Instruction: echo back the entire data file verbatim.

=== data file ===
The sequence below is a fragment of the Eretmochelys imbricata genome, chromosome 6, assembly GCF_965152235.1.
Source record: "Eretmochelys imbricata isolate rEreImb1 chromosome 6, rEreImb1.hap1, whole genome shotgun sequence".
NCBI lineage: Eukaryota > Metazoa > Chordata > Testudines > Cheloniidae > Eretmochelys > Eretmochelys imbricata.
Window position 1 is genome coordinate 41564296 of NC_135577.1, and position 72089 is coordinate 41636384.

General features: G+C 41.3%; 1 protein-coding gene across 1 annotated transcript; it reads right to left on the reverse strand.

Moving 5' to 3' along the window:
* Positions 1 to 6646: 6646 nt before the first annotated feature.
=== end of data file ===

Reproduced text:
The sequence below is a fragment of the Eretmochelys imbricata genome, chromosome 6, assembly GCF_965152235.1.
Source record: "Eretmochelys imbricata isolate rEreImb1 chromosome 6, rEreImb1.hap1, whole genome shotgun sequence".
NCBI lineage: Eukaryota > Metazoa > Chordata > Testudines > Cheloniidae > Eretmochelys > Eretmochelys imbricata.
Window position 1 is genome coordinate 41564296 of NC_135577.1, and position 72089 is coordinate 41636384.

General features: G+C 41.3%; 1 protein-coding gene across 1 annotated transcript; it reads right to left on the reverse strand.

Moving 5' to 3' along the window:
* Positions 1 to 6646: 6646 nt before the first annotated feature.